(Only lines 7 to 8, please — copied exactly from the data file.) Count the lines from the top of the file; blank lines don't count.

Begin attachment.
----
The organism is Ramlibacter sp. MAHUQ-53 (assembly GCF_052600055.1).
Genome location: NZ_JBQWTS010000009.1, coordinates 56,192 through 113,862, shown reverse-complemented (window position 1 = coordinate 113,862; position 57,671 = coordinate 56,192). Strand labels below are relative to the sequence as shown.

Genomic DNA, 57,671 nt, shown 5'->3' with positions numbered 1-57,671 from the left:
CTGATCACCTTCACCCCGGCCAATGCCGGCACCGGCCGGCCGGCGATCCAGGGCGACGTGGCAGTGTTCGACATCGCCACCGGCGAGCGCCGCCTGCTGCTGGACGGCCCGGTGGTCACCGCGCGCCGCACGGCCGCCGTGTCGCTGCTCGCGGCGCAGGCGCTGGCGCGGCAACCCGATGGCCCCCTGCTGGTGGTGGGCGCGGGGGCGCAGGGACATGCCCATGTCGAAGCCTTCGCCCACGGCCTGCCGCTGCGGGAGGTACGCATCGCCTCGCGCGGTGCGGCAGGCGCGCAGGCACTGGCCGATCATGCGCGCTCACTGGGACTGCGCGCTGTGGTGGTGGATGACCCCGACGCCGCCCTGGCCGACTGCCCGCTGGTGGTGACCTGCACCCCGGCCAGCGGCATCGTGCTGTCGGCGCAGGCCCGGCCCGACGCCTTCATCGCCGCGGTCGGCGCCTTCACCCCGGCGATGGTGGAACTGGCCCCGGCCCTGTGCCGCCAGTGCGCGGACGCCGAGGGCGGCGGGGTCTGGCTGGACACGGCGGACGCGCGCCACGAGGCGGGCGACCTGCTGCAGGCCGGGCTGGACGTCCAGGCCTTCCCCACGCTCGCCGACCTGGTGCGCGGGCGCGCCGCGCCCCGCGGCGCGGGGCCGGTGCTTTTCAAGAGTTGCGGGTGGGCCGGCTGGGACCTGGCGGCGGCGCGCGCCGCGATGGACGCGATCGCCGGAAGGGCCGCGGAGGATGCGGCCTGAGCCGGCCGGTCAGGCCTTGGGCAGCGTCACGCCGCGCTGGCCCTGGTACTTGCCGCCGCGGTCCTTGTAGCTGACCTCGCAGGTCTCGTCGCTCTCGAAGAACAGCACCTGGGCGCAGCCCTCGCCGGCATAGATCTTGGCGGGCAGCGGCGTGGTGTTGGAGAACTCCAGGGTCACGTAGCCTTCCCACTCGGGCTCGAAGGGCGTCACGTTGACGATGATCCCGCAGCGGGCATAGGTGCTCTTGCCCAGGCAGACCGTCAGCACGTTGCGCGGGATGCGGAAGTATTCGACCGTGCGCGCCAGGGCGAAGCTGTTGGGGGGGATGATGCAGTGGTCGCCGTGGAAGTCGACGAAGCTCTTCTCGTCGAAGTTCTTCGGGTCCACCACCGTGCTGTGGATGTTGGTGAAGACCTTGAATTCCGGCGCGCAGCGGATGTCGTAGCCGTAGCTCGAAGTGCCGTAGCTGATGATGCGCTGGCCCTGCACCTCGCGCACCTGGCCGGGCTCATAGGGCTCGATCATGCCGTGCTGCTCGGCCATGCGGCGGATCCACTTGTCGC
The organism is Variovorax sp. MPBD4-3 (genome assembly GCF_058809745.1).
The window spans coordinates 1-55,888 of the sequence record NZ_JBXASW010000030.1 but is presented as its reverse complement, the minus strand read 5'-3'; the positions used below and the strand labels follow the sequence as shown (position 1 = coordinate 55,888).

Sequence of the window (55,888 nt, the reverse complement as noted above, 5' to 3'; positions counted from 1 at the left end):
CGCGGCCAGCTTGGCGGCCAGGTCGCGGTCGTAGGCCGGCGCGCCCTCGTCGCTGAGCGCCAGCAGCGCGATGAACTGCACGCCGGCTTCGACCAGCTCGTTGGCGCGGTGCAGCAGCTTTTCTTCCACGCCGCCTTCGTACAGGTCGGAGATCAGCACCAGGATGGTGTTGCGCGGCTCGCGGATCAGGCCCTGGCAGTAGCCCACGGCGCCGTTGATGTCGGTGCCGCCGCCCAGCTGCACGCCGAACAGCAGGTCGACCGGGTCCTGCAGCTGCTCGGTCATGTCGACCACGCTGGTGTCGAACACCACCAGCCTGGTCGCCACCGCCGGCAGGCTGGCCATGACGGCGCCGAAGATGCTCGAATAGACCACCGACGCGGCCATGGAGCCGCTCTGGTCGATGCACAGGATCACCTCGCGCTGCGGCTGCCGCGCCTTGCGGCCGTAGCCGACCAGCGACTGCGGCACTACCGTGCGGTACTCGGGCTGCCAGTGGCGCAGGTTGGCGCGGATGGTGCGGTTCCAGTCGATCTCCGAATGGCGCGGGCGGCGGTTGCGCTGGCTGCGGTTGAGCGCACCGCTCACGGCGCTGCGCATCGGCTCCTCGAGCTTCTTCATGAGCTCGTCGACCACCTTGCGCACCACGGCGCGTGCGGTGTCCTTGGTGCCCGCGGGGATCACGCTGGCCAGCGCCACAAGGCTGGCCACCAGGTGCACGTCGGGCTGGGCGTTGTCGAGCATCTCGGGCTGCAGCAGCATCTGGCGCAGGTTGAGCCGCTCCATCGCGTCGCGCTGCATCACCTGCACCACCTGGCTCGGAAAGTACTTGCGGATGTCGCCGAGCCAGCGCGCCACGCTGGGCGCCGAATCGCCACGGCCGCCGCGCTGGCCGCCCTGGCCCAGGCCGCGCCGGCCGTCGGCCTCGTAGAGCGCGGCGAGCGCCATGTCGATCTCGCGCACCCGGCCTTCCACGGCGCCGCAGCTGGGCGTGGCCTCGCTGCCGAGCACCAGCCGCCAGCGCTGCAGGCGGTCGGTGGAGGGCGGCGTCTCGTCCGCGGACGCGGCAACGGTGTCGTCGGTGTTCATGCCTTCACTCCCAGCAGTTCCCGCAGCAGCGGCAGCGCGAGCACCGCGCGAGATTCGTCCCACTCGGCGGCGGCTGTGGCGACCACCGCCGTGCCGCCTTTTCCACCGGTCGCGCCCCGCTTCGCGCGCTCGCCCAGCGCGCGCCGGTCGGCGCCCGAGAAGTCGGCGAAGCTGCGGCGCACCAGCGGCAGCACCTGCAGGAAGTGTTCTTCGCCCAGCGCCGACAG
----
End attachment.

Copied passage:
Sequence of the window (55,888 nt, the reverse complement as noted above, 5' to 3'; positions counted from 1 at the left end):
CGCGGCCAGCTTGGCGGCCAGGTCGCGGTCGTAGGCCGGCGCGCCCTCGTCGCTGAGCGCCAGCAGCGCGATGAACTGCACGCCGGCTTCGACCAGCTCGTTGGCGCGGTGCAGCAGCTTTTCTTCCACGCCGCCTTCGTACAGGTCGGAGATCAGCACCAGGATGGTGTTGCGCGGCTCGCGGATCAGGCCCTGGCAGTAGCCCACGGCGCCGTTGATGTCGGTGCCGCCGCCCAGCTGCACGCCGAACAGCAGGTCGACCGGGTCCTGCAGCTGCTCGGTCATGTCGACCACGCTGGTGTCGAACACCACCAGCCTGGTCGCCACCGCCGGCAGGCTGGCCATGACGGCGCCGAAGATGCTCGAATAGACCACCGACGCGGCCATGGAGCCGCTCTGGTCGATGCACAGGATCACCTCGCGCTGCGGCTGCCGCGCCTTGCGGCCGTAGCCGACCAGCGACTGCGGCACTACCGTGCGGTACTCGGGCTGCCAGTGGCGCAGGTTGGCGCGGATGGTGCGGTTCCAGTCGATCTCCGAATGGCGCGGGCGGCGGTTGCGCTGGCTGCGGTTGAGCGCACCGCTCACGGCGCTGCGCATCGGCTCCTCGAGCTTCTTCATGAGCTCGTCGACCACCTTGCGCACCACGGCGCGTGCGGTGTCCTTGGTGCCCGCGGGGATCACGCTGGCCAGCGCCACAAGGCTGGCCACCAGGTGCACGTCGGGCTGGGCGTTGTCGAGCATCTCGGGCTGCAGCAGCATCTGGCGCAGGTTGAGCCGCTCCATCGCGTCGCGCTGCATCACCTGCACCACCTGGCTCGGAAAGTACTTGCGGATGTCGCCGAGCCAGCGCGCCACGCTGGGCGCCGAATCGCCACGGCCGCCGCGCTGGCCGCCCTGGCCCAGGCCGCGCCGGCCGTCGGCCTCGTAGAGCGCGGCGAGCGCCATGTCGATCTCGCGCACCCGGCCTTCCACGGCGCCGCAGCTGGGCGTGGCCTCGCTGCCGAGCACCAGCCGCCAGCGCTGCAGGCGGTCGGTGGAGGGCGGCGTCTCGTCCGCGGACGCGGCAACGGTGTCGTCGGTGTTCATGCCTTCACTCCCAGCAGTTCCCGCAGCAGCGGCAGCGCGAGCACCGCGCGAGATTCGTCCCACTCGGCGGCGGCTGTGGCGACCACCGCCGTGCCGCCTTTTCCACCGGTCGCGCCCCGCTTCGCGCGCTCGCCCAGCGCGCGCCGGTCGGCGCCCGAGAAGTCGGCGAAGCTGCGGCGCACCAGCGGCAGCACCTGCAGGAAGTGTTCTTCGCCCAGCGCCGACAG